Monday, February 21, 2011

Response to Brittany

Brittany asked: Have you ever had a teacher who took a active role in trying to make your education enjoyable?
I had one teacher in high school who was my absolute favorite, and the main reason I am a journalism major. My junior year, you were allowed to take an elective writing course and an elective reading course in place of basic "Junior English". That year I took Journalism as my writing course. That semester, we delved into everything journalism, from dissecting leads, to learning the pyramid format, to producing our own newspaper, complete with advertising from local businesses. I was sent out on my first interview (the senior quarterback, gasp!) , and even bothered the poor lady at the pizza place down the road for advertising money. I think my teacher could have just taught us current events, made us read a bazillion articles, and watched All the President's Men, but she went above and beyond that. Putting us in uncomfortable, new positions actually helped me grow, and of course, when I read my articles now, I'm pretty embarrassed and very aware of how bad my writing was then, but everyone has to start somewhere. Without Ms. Caldwell, I have no idea what major I would be, maybe it would have still been journalism, but she definitely saw something in me and pushed me, helping me find my way and work on my goals very early on.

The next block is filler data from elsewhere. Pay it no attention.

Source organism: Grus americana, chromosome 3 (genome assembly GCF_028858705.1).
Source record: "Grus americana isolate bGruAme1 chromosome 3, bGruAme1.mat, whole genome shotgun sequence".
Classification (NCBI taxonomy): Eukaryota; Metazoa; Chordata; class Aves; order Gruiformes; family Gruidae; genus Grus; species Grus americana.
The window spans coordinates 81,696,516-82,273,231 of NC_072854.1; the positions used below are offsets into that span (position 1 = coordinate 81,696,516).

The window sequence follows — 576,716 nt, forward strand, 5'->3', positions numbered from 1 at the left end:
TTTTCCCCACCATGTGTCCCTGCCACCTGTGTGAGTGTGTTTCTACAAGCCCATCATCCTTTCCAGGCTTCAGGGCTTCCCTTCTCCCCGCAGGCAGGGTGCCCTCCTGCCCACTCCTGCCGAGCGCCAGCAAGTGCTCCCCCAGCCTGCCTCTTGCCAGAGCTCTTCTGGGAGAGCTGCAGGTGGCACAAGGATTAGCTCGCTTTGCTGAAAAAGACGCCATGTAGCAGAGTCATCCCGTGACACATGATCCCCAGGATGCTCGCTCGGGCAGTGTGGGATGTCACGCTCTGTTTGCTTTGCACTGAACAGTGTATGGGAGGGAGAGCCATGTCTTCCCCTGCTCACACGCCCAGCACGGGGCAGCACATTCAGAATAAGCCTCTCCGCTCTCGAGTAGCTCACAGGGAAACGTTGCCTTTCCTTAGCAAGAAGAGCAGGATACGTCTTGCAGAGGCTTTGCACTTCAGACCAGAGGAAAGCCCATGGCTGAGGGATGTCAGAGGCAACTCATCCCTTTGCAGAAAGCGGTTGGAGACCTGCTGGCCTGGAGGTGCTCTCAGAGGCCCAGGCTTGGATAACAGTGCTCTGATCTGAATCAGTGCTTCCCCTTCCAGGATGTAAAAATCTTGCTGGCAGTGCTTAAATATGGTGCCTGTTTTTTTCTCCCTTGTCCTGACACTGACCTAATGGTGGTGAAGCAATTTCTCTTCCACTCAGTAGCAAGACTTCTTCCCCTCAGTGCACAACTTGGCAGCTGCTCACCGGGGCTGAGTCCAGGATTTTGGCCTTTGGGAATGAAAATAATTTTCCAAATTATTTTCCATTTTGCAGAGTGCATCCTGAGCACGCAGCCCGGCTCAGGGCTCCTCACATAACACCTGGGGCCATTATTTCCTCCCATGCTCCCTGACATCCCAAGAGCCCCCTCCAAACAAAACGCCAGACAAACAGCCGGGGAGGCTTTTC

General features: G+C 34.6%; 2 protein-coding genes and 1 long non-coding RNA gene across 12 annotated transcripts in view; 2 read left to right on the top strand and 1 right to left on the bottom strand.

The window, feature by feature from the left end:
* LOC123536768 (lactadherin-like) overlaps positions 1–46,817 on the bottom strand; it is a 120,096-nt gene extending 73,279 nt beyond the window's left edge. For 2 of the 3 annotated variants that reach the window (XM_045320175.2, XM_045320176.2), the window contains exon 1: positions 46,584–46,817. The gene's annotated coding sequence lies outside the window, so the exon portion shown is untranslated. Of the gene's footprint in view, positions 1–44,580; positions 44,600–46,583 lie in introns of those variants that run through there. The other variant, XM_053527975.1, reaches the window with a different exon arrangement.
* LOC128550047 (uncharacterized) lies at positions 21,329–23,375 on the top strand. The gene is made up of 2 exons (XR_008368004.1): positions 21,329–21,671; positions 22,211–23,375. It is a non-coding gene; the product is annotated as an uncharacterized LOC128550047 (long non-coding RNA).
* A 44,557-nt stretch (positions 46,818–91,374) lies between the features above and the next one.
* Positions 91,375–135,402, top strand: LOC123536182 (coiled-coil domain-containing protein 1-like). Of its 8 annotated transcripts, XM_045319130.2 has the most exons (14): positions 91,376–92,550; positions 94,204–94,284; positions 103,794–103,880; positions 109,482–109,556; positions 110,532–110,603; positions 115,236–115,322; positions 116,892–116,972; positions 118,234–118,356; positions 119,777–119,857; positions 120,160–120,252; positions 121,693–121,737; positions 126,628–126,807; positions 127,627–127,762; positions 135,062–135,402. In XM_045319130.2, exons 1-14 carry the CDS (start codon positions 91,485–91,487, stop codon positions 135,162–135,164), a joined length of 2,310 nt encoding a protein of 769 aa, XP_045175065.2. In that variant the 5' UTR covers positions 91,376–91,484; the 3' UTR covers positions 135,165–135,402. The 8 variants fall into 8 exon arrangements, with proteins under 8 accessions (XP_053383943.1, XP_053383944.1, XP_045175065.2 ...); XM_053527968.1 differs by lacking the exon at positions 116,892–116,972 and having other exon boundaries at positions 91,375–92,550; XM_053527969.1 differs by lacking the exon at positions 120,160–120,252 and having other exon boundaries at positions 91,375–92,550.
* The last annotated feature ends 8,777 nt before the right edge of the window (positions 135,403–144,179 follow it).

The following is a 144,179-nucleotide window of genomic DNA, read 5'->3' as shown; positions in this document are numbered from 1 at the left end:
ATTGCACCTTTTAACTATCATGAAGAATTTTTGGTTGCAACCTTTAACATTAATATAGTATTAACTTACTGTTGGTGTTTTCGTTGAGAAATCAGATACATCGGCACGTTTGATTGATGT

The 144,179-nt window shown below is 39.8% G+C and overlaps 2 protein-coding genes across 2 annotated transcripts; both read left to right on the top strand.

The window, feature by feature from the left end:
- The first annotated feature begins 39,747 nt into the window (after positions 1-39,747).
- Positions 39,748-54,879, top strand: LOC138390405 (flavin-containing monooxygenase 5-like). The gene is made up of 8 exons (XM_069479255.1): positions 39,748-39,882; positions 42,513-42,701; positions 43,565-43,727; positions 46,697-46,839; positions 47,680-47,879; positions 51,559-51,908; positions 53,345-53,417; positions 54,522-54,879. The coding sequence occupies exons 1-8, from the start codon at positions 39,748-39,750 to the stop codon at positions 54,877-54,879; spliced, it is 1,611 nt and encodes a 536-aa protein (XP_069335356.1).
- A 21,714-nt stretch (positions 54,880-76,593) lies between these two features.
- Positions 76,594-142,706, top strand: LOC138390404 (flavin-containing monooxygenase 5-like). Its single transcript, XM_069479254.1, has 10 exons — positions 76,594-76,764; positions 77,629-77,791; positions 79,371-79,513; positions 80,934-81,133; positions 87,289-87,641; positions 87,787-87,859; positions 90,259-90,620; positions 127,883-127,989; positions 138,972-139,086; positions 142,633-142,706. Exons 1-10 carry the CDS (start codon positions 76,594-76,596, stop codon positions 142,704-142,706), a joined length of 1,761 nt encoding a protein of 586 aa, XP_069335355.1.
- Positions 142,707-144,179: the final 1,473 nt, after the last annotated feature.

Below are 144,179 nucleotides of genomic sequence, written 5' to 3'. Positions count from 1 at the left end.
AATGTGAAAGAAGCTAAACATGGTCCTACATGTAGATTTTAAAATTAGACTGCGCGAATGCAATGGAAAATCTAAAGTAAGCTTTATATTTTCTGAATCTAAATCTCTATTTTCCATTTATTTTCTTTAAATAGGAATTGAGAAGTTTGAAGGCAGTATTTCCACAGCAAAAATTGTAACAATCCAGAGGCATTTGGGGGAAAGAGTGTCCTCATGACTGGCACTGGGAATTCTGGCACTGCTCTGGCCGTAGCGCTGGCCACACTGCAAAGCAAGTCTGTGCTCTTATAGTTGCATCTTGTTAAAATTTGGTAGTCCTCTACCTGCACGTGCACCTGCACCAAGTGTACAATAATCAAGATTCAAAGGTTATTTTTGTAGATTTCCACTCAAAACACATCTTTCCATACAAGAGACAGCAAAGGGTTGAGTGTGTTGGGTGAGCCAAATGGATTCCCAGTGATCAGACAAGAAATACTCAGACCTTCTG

Response to Jessica: technology and constructivism

I think that technology has a prominent place in a classroom, especially a constructivist classroom. As I've been discussing in my blogs, a teacher should be trying to teach the boring bits in an interesting fashion, and actively involving students.
There are a lot of programs that teach while seeming like a game to the studetns. I know a lot of random facts because of this one game I remember from middle school where you were taught by this talking robot and got to play games if you got certain questions right. I also type really well thanks to Mavis Beacon and her computer game in the 2nd grade. I remember being shown movies in high school that helped me retain historical information thanks to this one teacher who was obsessed with the American Experience movies from PBS. For some reason, I really liked those movies and I still watch them when they're on. I've learned a lot from them.
More recently, McRae shows youtube videos of poets reading their own work. I think all of these types of technology help a student retain information and learn a lot more than if they were just being lectured.
Technology is changing students. It is a part of every student's everyday life, so it only makes sense to uniquely involve it in the main portion of their day in school as well to benefit their learning.

Response to Kim

Kim asked in her blog "How important is it that students enjoy their education? Should this be a goal in teaching?.